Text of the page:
fbpx
 

ROCKVILLE, Md. — Top federal health officials on Tuesday urged the public to prepare for the “inevitable” spread of the coronavirus within the boundaries of the United States.

“Ultimately, we expect we will see community spread in the United States. It’s not a question of if this will happen, but when this will happen, and how many people in this country will have severe illnesses,” Nancy Messonnier, the director of the National Center for Immunization and Respiratory Diseases at the CDC, said during the morning briefing with reporters.

On Monday, the Indian Health Service (HIS) posted the following message on its website:

The Centers for Disease Control and Prevention  is closely monitoring an outbreak of a respiratory disease, “coronavirus disease 2019” or COVID-19, that is caused by a new coronavirus that was first detected in China. COVID-19 has now been detected in 35 locations internationally, including cases in the United States.

For the general American public, who are unlikely to be exposed to this virus, the immediate health risk is considered low at this time. However, the potential public health threat posed by COVID-19 is high, both globally and to the United States. This is a rapidly evolving situation, and information is likely to become dated quickly. We encourage everyone to periodically review CDC’s COVID-19 webpage for the most recent updates.

The IHS will continue to follow our normal policies and procedures for evaluation and treatment of respiratory illnesses. We are asking patients who are presenting with flu-like illness if they have traveled recently as a means to determine their risk of exposure to COVID-19. If a patient comes under evaluation for COVID-19, IHS would coordinate with local, state, and/or tribal public health departments immediately.

While any direct impacts of this outbreak to Indian Country are not yet known, we must be vigilant in our efforts to prevent the introduction and spread of infections among our patients and within the communities we serve. Click here  for some of the everyday preventive actions you can take to help prevent the spread of respiratory viruses.

As flu activity remains high in the U.S. and is expected to continue for weeks  , it still isn’t too late to get your annual influenza vaccination. Everyone six months and older should get the vaccination each year to protect themselves and reduce the risk of spreading the flu to others. Vaccination against the flu is especially important for American Indians and Alaska Natives, who have been found to be at high risk of developing complications from the flu.

Studies have shown that people who get vaccinated will have fewer flu illnesses and doctor visits and miss less work due to influenza. 

More Stories Like This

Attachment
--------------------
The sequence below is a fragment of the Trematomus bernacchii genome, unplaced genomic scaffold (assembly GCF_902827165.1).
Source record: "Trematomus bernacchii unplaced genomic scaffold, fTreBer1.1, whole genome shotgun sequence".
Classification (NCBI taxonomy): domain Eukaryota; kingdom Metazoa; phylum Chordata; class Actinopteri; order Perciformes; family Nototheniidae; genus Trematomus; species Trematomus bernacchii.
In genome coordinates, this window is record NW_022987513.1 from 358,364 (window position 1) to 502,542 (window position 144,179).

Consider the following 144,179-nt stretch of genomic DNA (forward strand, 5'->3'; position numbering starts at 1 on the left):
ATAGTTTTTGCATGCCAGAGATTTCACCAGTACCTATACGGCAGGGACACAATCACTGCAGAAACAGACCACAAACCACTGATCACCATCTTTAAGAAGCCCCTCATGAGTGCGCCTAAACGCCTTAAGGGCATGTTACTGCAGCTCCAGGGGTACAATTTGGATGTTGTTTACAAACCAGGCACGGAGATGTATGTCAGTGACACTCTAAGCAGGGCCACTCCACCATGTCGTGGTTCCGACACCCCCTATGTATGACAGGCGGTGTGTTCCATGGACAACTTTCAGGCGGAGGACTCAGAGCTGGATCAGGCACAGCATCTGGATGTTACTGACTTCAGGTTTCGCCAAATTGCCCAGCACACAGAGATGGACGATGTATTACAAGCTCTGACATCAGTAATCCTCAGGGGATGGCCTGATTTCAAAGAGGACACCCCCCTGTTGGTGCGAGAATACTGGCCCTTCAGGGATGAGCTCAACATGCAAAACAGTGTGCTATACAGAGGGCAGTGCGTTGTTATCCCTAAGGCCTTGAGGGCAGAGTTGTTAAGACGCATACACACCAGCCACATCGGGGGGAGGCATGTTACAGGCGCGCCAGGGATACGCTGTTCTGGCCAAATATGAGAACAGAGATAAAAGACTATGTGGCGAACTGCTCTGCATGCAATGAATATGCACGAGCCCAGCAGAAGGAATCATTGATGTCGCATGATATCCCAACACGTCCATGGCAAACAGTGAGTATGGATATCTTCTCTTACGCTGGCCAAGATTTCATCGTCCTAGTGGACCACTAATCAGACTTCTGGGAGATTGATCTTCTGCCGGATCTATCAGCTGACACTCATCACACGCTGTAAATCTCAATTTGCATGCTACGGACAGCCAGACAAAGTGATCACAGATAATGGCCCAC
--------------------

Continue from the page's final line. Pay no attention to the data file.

Saint Regis Mohawk Tribal Citizen, Justice Mark Montour,  Appointed State Appellate Court Justice
Hundreds Gather in St. Paul for Boarding School Survivors Candlelight Vigil
Walk to Freedom for Leonard Peltier Halfway to Washington
President Biden Welcomes a “Conversation” about Atlanta Braves’s Name and the Infamous Tomahawk Chop
Through the Eyes of a 6-Year-old Child, Orange Became a Symbol of an Indigenous Movement

Do you appreciate a Native perspective on the news? 

For the past decade-plus, we’ve covered the important Indigenous stories that are often overlooked by other media. From the protests at Standing Rock and the toppling of colonizer statues during the racial equity protests, to the ongoing epidemic of Murdered and Missing Indigenous Women (MMIW) and the past-due reckoning related to assimilation, cultural genocide and Indian Boarding Schools, we have been there to provide a Native perspective and elevate Native voices.

Our news is free for everyone to read, but it is not free to produce. That’s why we’re asking you to make a donation this month to help support our efforts. Any contribution — big or small — helps us remain a force for change in Indian Country and continue telling the stories that are so often ignored, erased or overlooked.  Most often, our donors make a one-time gift of $20 or more, while many choose to make a recurring monthly donation of $5 or $10.  Whatever you can do, it helps fund our Indigenous-led newsroom and our ability to cover Native news. 

Donate to Native News Online today and support independent Indigenous journalism. Thank you. 

About The Author
Native News Online Staff
Author: Native News Online StaffEmail: This email address is being protected from spambots. You need JavaScript enabled to view it.
Native News Online is one of the most-read publications covering Indian Country and the news that matters to American Indians, Alaska Natives and other Indigenous people. Reach out to us at [email protected]